The 26-year-old, who had 28 points (10 goals, 18 assists) in 60 games this season with the Wild, is likely to be used as the third-line center in Boston, behind Patrice Bergeron on the first line and David Krejci on the second. While with Minnesota, he said he was playing about half the time at center, half at wing, and mostly at wing toward the end.
"I started to find my stride this year," Coyle said. "I felt comfortable. … I don't know what's going to happen [in Boston]. I'll obviously talk to the coach when I get the chance and see what his thoughts are, and we'll go from there."
Wherever he plays, he's just trying to make sure he adds to a team that's currently on a roll. The Bruins (36-17-8) have won seven consecutive games, moving them into second place in the Atlantic Division. They are 18 points behind the Tampa Bay Lightning in the division, and four points ahead of the Toronto Maple Leafs, though the Maple Leafs have a game in hand.
"You certainly don't want to hold them down," Coyle said. "They've been playing very, very well. I caught the game last night actually on TV, and they're just finding ways to win. They've got a lot of confidence in their game right now and I just want to come in and add whatever I can to that and keep that good feeling, that good confidence growing. And I'll be able to do that."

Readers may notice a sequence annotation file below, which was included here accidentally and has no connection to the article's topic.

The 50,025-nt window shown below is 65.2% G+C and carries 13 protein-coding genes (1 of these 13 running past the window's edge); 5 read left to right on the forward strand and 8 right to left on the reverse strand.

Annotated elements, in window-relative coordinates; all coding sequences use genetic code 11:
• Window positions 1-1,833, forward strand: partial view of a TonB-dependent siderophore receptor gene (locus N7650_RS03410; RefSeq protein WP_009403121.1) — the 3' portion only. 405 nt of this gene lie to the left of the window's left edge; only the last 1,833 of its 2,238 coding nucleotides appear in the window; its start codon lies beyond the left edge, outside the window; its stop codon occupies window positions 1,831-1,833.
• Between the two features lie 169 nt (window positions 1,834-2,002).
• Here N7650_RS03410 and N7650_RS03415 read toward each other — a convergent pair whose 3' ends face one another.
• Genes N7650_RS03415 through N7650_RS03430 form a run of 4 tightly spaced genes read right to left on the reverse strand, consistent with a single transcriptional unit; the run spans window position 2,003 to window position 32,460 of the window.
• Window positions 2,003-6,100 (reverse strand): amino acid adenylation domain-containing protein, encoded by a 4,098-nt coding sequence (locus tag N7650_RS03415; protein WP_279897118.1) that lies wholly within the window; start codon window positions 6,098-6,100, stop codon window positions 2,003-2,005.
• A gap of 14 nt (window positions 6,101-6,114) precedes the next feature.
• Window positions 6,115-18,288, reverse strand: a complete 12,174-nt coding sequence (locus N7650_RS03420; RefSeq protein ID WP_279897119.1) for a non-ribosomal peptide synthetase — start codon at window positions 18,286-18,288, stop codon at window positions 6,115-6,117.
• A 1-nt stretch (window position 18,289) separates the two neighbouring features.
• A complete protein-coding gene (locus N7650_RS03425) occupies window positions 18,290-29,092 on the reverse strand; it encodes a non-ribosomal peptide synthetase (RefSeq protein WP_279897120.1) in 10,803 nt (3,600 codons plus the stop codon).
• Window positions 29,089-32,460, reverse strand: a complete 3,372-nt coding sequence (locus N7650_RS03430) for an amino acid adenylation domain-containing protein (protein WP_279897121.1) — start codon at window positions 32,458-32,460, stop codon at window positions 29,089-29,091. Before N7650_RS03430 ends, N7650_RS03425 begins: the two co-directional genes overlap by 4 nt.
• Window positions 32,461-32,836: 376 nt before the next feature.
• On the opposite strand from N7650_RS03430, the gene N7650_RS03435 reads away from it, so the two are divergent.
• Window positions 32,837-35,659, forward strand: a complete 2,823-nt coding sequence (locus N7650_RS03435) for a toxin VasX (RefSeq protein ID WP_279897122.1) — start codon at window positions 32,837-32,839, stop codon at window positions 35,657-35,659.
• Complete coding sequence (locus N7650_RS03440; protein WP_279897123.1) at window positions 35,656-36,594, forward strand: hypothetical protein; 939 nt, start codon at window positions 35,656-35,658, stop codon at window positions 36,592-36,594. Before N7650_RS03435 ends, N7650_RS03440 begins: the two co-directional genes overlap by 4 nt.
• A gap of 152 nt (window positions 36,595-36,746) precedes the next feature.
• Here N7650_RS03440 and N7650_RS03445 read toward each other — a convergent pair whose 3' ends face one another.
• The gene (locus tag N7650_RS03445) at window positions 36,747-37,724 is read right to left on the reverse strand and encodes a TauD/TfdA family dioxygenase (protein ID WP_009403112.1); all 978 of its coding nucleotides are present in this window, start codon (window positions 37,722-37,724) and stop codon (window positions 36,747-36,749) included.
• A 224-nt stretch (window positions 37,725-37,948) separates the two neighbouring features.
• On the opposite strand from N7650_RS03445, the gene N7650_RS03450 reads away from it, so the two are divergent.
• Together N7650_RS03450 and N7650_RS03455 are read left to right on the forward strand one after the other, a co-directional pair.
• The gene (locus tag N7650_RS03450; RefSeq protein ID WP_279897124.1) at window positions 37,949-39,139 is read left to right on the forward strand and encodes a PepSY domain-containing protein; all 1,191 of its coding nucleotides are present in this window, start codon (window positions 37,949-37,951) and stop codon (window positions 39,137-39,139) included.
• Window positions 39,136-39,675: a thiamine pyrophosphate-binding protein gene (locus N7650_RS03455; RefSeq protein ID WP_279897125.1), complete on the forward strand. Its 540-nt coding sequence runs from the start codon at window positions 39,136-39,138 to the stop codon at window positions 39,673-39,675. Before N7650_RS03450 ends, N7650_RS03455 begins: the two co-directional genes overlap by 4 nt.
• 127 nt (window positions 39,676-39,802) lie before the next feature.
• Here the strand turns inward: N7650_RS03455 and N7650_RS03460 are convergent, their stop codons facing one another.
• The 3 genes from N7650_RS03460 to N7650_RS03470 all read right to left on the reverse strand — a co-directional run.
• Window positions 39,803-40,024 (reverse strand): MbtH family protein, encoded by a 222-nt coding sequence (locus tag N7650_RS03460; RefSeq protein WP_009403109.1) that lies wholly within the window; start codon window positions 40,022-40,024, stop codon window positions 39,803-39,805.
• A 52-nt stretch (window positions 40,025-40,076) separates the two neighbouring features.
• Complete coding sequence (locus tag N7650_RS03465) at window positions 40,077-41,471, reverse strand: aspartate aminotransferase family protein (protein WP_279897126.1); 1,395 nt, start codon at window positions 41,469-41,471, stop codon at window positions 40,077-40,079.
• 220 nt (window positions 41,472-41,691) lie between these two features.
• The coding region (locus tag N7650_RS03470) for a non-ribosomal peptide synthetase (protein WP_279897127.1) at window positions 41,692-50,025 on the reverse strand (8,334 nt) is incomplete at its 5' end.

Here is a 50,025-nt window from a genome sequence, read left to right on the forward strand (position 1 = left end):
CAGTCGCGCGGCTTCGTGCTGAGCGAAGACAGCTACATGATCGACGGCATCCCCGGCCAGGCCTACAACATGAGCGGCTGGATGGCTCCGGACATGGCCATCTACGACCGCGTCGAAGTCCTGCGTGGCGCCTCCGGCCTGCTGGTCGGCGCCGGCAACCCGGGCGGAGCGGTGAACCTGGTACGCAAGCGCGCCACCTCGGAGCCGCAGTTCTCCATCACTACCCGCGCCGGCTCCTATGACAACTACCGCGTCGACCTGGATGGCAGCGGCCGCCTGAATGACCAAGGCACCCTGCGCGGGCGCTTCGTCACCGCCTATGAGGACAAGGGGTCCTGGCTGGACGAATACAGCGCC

And he knows it'll be exciting. When the idea of playing at TD Garden was brought up, Coyle said, "You've got me smiling just thinking about it. I'm really not sure. It's going to be a lot of emotions."
The Florida Panthers want to be ready in case there's a chance to move Mike Hoffman.
According to Pierre LeBrun from TSN and The Athletic, the Panthers asked Hoffman and his agents to submit the 10-team no-trade list that the forward is entitled to under the terms of his modified no-trade clause.
Hoffman could be an attractive pickup for a team in the race. The 29-year-old forward has 50 points (26 goals, 24 assists) in 59 games this season after landing in Florida following a pair of trades last summer. Hoffman was sent from the Ottawa Senators to the San Jose Sharks, and then flipped to the Panthers on June 19 of last year. The Panthers acquired him along with a seventh-round pick in the 2018 NHL Draft, in exchange for a fourth-round and fifth-round pick in 2018 and a second-round pick in the 2019 NHL Draft.
The Panthers (26-25-8) were originally expected to be contenders in the Atlantic Division this season. Instead, they're 10 points behind the Carolina Hurricanes for the second wild card into the Stanley Cup Playoffs from the Eastern Conference.
That could make Hoffman expendable.
Hoffman, who has scored 20 or more goals in five consecutive seasons, is not a rental, as he has one year remaining on the four-year, $20.75 million contract (average annual value $5.1875 million) he signed with the Senators on July 27, 2016.
The Panthers have one game remaining before the trade deadline, hosting the Los Angeles Kings at BB&T Center on Saturday (5 p.m. ET; FS-F, FS-W, NHL.TV).
[RELATED: NHL Trade Buzz: Bruins not comfortable despite dealing for Coyle]